One of the biggest drains on my time is research – which I should also point out is one of the most pleasurable aspects of writing because it provides knowledge, the drug on which writers of all persuasions live. A recent example of this is when I chaired a panel on ‘Community journalism and blogging’ at the Writing Industries Conference at Loughborough University. Not only was research required on the subject itself but knowledge of fellow panellists also. You don’t want to be offending someone you’ve met for the first time because they’ll hold on to it with just as much energy as a bitter Editor. It’s about respect and professionalism – which are just as important in gaining you future work as the words before you.

The next edition of LeftLion has been particularly draining with a ‘literary timeline’ of Hood requiring research into five and a half centuries of ballads, poems, plays, books etc. Naturally I haven’t read them all but I’ve certainly dipped my toes, courtesy of google. Similarly an interview with David Horspool of the Times about his historical masterpiece the English Rebel required much background research to ensure the right questions were asked and just as importantly, the right kind of relationship was formed. Gentle introductions, polite email correspondence, knowledge of who he is from radio interviews, television shows and readings his work and reviews were just as integral as reading his mammoth book and thinking about the right questions. Then of course there is the time taken to edit down these 3,000 odd word interviews into a package of 1,200 for the magazine – before my own editorial fights begin to steal valuable magazine space from other word hungry writers. The end product is important, but failure to suitably engage with a big hitter on the Broadsheets could be disastrous as far as our reputation is concerned.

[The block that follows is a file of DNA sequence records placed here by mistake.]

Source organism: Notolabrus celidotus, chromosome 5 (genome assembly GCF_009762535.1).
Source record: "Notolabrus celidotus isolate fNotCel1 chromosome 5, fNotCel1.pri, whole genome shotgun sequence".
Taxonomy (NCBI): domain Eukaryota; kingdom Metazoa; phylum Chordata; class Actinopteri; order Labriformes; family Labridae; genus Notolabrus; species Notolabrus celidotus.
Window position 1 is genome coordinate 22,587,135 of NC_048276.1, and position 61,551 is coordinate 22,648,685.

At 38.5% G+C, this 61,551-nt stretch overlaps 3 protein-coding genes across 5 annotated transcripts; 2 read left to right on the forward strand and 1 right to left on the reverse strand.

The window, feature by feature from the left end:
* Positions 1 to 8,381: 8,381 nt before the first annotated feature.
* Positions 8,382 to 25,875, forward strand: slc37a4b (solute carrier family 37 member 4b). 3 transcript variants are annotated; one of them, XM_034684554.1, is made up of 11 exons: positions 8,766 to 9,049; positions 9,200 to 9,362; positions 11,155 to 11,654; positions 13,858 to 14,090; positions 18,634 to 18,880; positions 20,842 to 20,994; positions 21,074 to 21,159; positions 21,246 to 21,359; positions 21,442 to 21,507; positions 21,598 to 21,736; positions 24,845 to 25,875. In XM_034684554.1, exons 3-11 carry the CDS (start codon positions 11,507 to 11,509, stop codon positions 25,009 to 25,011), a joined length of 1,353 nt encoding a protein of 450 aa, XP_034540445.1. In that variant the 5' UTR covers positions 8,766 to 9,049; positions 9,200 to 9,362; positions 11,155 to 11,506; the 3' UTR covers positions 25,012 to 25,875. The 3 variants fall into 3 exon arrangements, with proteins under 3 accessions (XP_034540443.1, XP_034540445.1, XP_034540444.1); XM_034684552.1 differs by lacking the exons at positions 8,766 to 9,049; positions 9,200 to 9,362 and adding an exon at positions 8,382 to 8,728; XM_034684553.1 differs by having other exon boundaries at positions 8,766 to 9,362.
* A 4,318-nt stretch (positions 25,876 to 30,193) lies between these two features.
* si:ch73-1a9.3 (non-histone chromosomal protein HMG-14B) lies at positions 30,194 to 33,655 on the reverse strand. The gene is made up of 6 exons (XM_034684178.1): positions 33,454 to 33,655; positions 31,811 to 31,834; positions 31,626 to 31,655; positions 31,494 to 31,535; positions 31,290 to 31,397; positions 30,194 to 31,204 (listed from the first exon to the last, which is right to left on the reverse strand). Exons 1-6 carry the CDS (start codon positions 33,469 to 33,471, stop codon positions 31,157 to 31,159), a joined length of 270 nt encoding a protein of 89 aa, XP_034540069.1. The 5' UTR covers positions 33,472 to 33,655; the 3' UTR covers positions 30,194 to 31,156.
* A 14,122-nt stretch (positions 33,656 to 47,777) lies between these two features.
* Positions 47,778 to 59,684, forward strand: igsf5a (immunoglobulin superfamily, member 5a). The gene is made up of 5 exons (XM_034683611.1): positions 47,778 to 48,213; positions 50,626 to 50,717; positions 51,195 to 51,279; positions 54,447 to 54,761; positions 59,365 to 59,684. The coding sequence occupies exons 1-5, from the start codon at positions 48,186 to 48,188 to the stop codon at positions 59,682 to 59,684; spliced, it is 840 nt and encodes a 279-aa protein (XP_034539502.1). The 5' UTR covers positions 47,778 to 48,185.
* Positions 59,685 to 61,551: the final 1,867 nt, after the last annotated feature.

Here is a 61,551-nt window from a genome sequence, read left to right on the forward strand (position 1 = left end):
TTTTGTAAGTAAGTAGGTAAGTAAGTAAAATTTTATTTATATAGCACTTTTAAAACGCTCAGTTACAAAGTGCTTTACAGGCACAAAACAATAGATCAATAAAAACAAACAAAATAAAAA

So how do you manage time? To adjust another famous quote, this time from Wall Street, ‘sleeping is for wimps’. You certainly don’t need more than six hours a night. The body can be conditioned to do anything, it really is that malleable. A diary is useful as well. I use two. One is through my Outlook Express which is full of calendar entries that flash up on screen as a visual reminder. The other is written down into my page-a-day diary that lives close to my chest and is always worth glancing over in those invaluable moments of solitude on the toilet. Blutaced notes on the wall are also useful but lose their purpose if there are too many. Remember this next time you go into the kitchen at work and see a thousand photocopied signs in various fonts all saying ‘please wash-up’ so that you no longer notice them anymore. But for me it’s largely all in the head. The brain is far more effective than an excel spreadsheet and faces and times seem to pop up before my eyes constantly vying for attention.

Time is nothing without discipline and this was a point wonderfully articulated by Graham Joyce, the guest speaker at the Writing Industries Conference. He explained how a writer will find absolutely anything to distract themselves from the actual task of writing itself, from trying to perfectly balance a pencil on a table to finding an excuse to hoover the house every five minutes ‘this place is filthy, how can I be expected to write here’. The answer is simple. Switch off the TV and hide the remote, don’t text your friends or check your status update and simply crack on and write. A blog like this of nearly 800 odd words can be whacked out in twenty mins flat once the brain muscles have been conditioned and disciplined to work effectively. It’s a lovely feeling if done regularly and improves your writing by making it second nature. I’ve now got 48 mins to get showed and walk to work. Maybe my time management isn’t quite as good as I thought…